Wait until the laminate gets to a semi cured stage (finger doesn't come away sticky and the really pungent odor is calmed down) and do 4 more layers.

Let this cure for a day or so.



Using bondo, glue a length of 1x6 to the outside of the mold, this will let it sit on the bench without tipping, and keep the mold straight.

Grind off any excess laminate protruding from the edge of the part, then seperate your plug, (original part), from your new mold. Wash off the PVA, then sand the gelcoat surface of the new mold with 600 wet or dry then 1000. polish with 3m heavy duty machine polish and a real wool pad..

The buffing is not absolutely necessary, but it will make a nice finished mold, which will make professional looking parts.

Now that you have a mold, you can wax, pva and repeat all the above steps on the inside of it to build your part.
Do 2 layers of 1 1/2 oz mat , some 3mm coremat and 1 more layer of 1 1/2 mat over the coremat.
That should be stiff enough, and it should weigh less than the original steel part. ( I think 1 1/2 oz mat will lay in those corners ok, but f you have problems with springing back, try the 3/4 oz mat like scrimshaw suggests. Filling the sharp inside corners as described above will help with that as well.

Don't expect it to act like a bumper if you hit anything though.



You can cut you weight alot if you use less resin and glass, or use vinyl ester resin and carbon fiber.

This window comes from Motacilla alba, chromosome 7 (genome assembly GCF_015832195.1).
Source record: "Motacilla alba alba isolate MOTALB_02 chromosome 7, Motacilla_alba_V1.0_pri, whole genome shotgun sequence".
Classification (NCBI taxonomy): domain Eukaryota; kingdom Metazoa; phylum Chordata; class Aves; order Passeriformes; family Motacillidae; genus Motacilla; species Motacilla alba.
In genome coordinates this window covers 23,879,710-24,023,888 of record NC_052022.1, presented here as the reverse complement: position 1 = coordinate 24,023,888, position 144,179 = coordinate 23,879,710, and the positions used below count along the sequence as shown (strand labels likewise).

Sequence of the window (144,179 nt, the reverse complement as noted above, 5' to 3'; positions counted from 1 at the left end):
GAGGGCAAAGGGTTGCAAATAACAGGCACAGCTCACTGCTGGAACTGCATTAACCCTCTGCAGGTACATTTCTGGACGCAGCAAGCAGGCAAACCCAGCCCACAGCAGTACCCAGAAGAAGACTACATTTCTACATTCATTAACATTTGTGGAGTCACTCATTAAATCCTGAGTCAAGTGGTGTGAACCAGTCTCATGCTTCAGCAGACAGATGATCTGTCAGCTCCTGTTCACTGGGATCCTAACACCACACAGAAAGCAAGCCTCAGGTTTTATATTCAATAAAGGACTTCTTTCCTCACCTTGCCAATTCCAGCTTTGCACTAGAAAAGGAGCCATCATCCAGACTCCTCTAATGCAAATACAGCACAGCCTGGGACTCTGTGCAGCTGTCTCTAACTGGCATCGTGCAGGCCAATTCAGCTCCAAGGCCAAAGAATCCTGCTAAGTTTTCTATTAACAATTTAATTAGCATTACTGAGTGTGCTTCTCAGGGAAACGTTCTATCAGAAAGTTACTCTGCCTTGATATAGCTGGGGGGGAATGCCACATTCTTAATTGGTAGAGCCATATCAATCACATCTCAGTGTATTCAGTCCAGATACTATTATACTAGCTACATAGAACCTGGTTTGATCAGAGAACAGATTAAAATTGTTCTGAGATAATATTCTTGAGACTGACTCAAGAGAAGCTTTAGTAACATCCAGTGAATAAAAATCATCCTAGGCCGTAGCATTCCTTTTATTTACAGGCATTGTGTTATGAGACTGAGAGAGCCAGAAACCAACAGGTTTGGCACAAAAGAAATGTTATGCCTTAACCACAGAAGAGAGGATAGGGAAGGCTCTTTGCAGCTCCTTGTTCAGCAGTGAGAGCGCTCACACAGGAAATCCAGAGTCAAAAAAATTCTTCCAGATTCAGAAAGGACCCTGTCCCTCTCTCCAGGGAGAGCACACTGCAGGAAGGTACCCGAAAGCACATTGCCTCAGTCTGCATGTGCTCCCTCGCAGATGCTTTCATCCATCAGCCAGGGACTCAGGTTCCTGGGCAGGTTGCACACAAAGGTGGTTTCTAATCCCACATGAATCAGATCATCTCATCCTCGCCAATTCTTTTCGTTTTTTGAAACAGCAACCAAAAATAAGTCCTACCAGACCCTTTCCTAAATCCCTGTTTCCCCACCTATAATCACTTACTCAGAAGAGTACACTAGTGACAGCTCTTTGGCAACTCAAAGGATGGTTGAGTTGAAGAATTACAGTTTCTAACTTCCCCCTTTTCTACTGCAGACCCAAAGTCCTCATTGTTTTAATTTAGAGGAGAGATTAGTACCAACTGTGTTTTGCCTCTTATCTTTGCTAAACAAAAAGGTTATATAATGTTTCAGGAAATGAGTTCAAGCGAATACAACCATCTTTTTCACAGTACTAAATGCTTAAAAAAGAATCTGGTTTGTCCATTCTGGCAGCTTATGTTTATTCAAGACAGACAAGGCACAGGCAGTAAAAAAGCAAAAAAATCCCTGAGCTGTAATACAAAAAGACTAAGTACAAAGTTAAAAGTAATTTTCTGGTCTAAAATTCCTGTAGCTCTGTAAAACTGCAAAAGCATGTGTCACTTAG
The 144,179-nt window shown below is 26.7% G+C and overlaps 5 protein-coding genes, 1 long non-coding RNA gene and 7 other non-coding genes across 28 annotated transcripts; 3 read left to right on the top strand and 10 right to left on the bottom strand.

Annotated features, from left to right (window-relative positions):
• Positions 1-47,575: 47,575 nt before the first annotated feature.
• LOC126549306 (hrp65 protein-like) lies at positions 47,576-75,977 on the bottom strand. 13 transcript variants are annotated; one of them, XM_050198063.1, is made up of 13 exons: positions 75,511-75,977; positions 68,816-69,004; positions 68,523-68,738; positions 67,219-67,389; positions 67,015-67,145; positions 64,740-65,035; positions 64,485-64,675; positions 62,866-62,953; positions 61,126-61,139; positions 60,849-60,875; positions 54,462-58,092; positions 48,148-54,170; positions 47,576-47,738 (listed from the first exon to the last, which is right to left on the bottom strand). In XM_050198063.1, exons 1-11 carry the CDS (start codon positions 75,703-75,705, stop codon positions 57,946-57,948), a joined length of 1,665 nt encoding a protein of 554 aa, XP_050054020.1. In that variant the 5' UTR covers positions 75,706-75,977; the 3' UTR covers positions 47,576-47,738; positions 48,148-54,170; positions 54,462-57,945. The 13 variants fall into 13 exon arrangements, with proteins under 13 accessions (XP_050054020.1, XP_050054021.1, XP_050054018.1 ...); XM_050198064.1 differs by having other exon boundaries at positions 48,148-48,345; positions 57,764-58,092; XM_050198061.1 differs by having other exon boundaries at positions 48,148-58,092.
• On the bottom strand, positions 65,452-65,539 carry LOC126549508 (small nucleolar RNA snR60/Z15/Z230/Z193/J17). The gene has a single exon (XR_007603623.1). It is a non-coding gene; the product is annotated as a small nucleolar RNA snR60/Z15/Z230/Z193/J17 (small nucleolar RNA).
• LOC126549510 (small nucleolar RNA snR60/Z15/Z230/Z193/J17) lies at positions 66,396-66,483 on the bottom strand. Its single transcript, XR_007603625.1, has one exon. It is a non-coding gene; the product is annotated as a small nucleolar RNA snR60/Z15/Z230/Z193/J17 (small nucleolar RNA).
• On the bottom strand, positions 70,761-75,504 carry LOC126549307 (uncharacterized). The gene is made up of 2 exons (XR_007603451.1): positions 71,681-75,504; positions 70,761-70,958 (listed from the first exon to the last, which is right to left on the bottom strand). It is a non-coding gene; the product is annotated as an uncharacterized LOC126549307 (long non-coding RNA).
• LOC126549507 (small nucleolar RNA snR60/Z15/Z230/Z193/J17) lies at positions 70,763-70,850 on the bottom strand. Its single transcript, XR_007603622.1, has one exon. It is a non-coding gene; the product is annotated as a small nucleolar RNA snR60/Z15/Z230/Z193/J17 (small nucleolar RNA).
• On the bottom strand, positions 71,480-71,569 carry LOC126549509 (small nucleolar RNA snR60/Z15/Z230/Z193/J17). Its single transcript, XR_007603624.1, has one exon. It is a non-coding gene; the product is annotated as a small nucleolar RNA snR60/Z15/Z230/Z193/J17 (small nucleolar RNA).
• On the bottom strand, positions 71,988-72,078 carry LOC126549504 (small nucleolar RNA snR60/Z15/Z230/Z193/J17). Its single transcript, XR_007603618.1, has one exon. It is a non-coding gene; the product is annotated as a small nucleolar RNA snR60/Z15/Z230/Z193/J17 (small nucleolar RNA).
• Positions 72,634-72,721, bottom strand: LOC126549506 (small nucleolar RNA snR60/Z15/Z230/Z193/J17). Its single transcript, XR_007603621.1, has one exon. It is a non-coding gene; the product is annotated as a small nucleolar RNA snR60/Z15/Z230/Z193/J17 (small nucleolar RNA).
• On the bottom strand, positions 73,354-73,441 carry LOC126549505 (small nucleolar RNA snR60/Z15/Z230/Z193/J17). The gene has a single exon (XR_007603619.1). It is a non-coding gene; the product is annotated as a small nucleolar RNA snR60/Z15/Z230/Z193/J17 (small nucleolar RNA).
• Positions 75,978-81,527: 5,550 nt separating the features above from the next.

A good, helpful book is called "how to build fiberglass customs and kit cars. " Tex smith publishing. LOTS of real useful stuff in that book.
There is some more involved technique type stuff required to build a mold, but that sums it up.

Here is a thread with a bunch of good links to other places to learn about making molds.

https://www.hotrodders.com/forum/how-...ss-138713.html

You shoud also do a search here and use "mold" as your search terms.

Check out this wiki about making a fiberglass fan shroud, it will give some idea about the actual process of laminating.

http://www.crankshaftcoalition.com/w...***_fan_shroud

NEW INTERIORS has a good pictorial in his project journal about making a mold from a plug he made from scratch.
https://www.hotrodders.com/forum/jour...age=5&reverse=


Hope this helps, mikey
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Last edited by powerrodsmike; 10-17-2008 at 10:52 PM.
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Old 10-18-2008, 12:16 AM
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FYI A buck would be the original part, or The fabricated part, that is usually made out of wood, foam, plaster or other pliable material.

Frank
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Old 10-18-2008, 02:21 AM
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Quote:
Originally Posted by Countilaw
FYI A buck would be the original part, or The fabricated part, that is usually made out of wood, foam, plaster or other pliable material.

Frank

Close.

The part you finally build the mold from is usually called a plug.

A buck is typically a form over which you build a plug or a part, and using that technique is generally called the "buck method".

Lot's of one-off parts are created using the buck method.
The fan shroud in the wiki was made using a foam buck.

I found another good page which goes into a little more detail about making a mold.
http://www.crankshaftcoalition.com/w...***_fan_shroud

Later, mikey